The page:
year 'tour of duty' that its two predecessors had gone through).
Being essentially a Linux related task, I've been posting to the ucol
news group for help and advice only to discover that I'm now being
regarded as "An Expert" in this matter by the tone of a lot of the follow
I've managed to select a good Linux supported DVBSky T982 PCIe dual DVB-
T2 adapter, download and copy the firmware files into the /lib/firmware
folder on a freshly installed Linux Mint 18.1 distro (Kaffeine 2.x.x PPAs
aren't available for the older LM 17.1 setup on my desktop machine),
figured out that *both* aerial sockets need to be fed from the aerial
source in order to avoid odd surprises. The existing Kaffeine version
(1.3.x) doesn't recognise T2 tuners, hence the OS and Kaffeine upgrade.
I've gotten as far as proving that I can schedule recordings from the HD
epg in spite of the huffman coding issue scrambling the programme names
and descriptions - the start and duration times aren't subject to this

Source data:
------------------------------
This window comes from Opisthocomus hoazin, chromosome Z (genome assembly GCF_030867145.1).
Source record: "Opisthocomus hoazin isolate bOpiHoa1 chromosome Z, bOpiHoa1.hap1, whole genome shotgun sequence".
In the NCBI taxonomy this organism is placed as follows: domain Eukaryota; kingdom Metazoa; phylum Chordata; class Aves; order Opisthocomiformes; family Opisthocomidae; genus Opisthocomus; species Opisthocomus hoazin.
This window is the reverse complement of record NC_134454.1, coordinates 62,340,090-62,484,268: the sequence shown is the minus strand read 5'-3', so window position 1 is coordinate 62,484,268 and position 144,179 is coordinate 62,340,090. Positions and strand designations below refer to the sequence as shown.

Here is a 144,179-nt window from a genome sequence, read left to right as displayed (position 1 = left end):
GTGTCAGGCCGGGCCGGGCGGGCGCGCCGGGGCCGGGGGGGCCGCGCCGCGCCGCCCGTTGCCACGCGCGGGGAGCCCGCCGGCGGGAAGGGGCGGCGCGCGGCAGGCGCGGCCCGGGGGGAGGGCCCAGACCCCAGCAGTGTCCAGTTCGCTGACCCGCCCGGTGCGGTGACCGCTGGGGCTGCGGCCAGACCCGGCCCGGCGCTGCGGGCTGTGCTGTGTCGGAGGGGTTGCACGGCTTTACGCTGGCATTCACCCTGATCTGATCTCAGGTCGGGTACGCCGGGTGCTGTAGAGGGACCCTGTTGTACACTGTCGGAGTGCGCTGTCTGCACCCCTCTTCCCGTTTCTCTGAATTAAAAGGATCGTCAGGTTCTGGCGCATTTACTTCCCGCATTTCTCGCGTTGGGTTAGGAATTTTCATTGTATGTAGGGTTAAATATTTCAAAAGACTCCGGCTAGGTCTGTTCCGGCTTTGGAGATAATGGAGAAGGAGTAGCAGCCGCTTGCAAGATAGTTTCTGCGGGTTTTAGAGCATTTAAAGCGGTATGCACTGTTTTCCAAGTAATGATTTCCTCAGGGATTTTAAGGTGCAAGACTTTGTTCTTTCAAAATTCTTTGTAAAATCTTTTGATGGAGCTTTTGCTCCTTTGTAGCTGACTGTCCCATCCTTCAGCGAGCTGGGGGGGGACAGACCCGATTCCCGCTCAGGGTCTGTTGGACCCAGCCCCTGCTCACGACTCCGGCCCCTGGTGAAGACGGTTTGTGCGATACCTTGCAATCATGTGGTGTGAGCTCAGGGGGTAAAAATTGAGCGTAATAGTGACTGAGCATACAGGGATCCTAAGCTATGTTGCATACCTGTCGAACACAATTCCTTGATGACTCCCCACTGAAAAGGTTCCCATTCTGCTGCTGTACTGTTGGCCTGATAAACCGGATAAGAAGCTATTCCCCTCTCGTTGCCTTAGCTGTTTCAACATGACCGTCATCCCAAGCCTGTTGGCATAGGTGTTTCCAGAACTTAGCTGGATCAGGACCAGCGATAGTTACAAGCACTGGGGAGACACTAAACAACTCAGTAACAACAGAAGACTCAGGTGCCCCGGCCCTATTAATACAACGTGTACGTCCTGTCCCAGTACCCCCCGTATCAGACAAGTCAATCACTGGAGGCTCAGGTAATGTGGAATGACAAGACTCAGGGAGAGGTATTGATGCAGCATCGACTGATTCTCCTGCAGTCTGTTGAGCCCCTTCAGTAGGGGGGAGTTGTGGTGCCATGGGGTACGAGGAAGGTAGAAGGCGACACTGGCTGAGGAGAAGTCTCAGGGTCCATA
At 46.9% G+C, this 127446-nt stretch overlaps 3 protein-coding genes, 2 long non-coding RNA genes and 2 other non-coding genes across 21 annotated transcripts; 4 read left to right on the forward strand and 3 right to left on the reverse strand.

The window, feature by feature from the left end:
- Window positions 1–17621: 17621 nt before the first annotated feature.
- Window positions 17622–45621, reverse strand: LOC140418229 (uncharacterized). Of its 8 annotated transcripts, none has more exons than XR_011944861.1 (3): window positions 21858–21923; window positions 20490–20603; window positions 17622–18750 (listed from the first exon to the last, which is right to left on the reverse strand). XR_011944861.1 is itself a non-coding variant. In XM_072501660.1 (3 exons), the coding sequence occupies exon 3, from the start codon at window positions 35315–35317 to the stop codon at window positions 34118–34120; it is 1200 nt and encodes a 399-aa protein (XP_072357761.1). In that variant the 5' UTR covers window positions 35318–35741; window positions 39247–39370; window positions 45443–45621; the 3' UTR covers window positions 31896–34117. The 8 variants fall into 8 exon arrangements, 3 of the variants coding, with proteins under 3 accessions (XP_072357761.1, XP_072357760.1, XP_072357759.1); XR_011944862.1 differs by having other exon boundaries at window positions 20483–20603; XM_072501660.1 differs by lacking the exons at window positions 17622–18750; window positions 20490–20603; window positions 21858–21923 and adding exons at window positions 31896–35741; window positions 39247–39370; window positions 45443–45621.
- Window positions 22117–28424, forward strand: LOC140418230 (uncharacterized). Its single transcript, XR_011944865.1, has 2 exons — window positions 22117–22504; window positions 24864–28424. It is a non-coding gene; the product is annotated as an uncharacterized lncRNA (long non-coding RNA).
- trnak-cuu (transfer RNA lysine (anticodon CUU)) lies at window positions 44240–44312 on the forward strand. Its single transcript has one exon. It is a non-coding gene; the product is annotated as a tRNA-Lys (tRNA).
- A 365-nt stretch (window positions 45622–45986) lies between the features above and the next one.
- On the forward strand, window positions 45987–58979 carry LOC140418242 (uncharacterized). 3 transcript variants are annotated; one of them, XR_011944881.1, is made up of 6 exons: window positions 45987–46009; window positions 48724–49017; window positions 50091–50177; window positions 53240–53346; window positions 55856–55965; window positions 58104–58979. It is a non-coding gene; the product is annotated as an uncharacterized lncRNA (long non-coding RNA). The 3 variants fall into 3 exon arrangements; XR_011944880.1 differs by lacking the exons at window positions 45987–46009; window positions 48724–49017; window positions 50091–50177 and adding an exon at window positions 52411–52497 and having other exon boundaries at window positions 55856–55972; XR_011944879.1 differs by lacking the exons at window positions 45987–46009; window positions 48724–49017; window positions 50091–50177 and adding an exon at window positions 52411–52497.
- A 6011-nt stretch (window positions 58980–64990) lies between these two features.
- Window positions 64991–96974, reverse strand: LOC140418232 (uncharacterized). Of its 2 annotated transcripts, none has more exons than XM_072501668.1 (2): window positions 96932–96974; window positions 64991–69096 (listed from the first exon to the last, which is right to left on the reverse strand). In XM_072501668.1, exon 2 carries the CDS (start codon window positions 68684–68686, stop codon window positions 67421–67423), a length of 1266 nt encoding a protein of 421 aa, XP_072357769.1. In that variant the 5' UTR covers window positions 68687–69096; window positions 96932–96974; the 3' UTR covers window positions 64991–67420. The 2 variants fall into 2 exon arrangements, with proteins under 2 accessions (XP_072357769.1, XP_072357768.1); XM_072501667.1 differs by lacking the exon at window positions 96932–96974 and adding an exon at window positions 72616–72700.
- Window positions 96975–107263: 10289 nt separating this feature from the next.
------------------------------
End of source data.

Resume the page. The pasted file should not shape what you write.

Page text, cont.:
issue which is all that is essential to scheduling a recording from the
By using the channelname/date/time variables for Kaffeine to compose
filenames from and consulting the broadcasters' web based TV schedules
(or bleb.org) by which to pick the correct time slot and rename the
recordings afterwards, I have myself a work-around solution until a
suitable epg plug-in to overcome the coding issue becomes available.
I'm now tinkering with the alfresco test rig to decide whether it's
going to be worth the trouble of blowing away a perfectly good LM17.1 KDE
desktop setup in favour of the LM18.1 KDE one which needs some serious
work to fettle it into something less objectionable than the default.
When I started this T2 upgrade, I hadn't realised quite what I was
letting myself in for. :-(
On Wed, 21 Jun 2017 16:46:30 +0100, Capitol wrote:
I should imagine quite easily if my experience with Kaffeine on a Linux
box is anything to go by. Hell! even my ancient 12 yo Acer Aspire 3660
laptop with its pokey 1.6GHz clocked single core mobile Celeron cpu could
manage 3 TV channels from a USB tuning stick even with padding overlaps